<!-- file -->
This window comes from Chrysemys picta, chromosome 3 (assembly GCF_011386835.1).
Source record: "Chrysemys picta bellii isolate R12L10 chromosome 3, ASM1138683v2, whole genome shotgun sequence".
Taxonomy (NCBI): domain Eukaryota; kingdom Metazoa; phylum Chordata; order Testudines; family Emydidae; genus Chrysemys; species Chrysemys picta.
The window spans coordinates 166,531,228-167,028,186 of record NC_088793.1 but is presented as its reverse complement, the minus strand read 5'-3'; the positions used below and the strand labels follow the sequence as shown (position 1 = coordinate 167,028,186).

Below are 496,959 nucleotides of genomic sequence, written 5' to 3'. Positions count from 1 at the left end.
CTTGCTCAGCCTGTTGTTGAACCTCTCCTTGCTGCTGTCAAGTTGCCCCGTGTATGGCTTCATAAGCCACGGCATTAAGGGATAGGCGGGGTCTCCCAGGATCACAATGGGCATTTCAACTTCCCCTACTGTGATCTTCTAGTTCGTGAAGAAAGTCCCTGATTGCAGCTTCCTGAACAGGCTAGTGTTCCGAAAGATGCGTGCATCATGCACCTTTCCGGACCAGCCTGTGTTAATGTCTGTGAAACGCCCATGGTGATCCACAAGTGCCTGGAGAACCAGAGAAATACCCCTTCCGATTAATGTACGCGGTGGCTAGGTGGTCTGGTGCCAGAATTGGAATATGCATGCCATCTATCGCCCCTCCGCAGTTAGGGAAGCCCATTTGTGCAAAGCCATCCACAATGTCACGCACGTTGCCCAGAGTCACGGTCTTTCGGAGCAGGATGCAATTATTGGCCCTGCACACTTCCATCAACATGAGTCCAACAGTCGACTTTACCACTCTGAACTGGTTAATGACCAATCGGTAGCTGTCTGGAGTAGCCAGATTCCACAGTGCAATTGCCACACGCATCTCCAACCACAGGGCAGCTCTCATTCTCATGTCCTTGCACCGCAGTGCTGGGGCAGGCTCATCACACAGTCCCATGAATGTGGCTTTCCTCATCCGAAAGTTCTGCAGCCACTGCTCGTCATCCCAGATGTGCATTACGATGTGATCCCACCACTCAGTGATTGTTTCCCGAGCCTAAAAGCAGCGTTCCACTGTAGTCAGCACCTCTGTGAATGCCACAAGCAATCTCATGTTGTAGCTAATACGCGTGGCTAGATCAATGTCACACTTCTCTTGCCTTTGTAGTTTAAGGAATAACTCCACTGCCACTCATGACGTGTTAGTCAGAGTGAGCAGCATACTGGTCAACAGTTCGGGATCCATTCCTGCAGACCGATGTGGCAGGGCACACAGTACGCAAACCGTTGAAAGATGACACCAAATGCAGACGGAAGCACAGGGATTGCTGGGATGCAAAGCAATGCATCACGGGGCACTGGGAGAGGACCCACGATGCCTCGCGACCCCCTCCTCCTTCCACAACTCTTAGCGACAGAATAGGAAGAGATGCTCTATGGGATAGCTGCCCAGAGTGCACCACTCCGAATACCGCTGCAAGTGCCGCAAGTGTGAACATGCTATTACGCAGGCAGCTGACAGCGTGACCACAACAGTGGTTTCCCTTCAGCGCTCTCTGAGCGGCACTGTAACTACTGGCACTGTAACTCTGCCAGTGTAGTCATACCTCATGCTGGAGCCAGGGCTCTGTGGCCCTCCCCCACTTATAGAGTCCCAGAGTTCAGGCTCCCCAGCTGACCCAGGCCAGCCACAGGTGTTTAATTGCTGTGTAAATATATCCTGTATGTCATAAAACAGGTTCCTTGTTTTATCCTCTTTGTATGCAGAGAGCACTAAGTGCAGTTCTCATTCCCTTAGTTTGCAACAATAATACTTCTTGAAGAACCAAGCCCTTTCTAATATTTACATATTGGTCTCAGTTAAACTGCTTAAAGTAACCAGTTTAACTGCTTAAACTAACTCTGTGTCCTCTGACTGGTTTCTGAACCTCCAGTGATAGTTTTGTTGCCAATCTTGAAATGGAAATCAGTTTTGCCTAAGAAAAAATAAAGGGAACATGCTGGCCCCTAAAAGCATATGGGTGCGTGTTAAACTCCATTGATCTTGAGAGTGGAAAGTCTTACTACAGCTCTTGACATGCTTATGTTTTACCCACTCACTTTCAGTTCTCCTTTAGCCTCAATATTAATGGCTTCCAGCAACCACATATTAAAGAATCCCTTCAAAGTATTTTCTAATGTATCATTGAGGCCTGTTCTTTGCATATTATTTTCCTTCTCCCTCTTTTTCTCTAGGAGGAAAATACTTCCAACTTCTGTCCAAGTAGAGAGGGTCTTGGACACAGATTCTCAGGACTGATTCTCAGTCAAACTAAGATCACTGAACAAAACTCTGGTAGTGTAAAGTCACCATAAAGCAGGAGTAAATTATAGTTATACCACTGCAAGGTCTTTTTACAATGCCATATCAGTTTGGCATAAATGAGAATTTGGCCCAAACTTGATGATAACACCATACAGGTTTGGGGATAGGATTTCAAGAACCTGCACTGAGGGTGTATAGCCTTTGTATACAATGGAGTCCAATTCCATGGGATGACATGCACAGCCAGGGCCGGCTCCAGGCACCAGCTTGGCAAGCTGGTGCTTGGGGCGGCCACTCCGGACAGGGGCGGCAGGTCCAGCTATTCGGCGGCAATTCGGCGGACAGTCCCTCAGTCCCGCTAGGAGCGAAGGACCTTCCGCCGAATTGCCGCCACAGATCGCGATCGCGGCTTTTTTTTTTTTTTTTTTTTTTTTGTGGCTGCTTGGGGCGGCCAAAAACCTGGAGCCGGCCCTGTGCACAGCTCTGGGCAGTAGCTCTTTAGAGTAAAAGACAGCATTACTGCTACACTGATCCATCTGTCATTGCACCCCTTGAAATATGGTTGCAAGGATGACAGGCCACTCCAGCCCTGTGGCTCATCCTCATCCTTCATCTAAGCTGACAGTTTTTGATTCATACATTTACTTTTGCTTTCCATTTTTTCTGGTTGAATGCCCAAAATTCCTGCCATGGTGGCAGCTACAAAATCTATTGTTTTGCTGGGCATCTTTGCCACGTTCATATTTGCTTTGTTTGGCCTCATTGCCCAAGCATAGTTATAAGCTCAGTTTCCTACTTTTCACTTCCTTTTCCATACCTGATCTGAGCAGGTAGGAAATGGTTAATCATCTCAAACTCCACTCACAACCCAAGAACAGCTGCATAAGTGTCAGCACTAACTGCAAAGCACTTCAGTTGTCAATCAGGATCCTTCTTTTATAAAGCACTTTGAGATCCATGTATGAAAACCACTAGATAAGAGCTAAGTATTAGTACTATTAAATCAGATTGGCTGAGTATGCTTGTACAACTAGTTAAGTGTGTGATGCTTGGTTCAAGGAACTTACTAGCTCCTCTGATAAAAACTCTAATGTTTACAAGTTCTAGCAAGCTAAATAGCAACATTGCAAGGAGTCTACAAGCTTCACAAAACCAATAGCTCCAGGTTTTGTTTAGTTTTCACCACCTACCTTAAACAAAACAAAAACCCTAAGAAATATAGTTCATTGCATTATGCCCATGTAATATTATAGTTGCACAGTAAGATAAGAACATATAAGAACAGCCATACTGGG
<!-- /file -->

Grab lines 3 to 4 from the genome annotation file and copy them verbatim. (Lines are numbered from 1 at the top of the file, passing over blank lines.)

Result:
Taxonomy (NCBI): domain Eukaryota; kingdom Metazoa; phylum Chordata; order Testudines; family Emydidae; genus Chrysemys; species Chrysemys picta.
The window spans coordinates 166,531,228-167,028,186 of record NC_088793.1 but is presented as its reverse complement, the minus strand read 5'-3'; the positions used below and the strand labels follow the sequence as shown (position 1 = coordinate 167,028,186).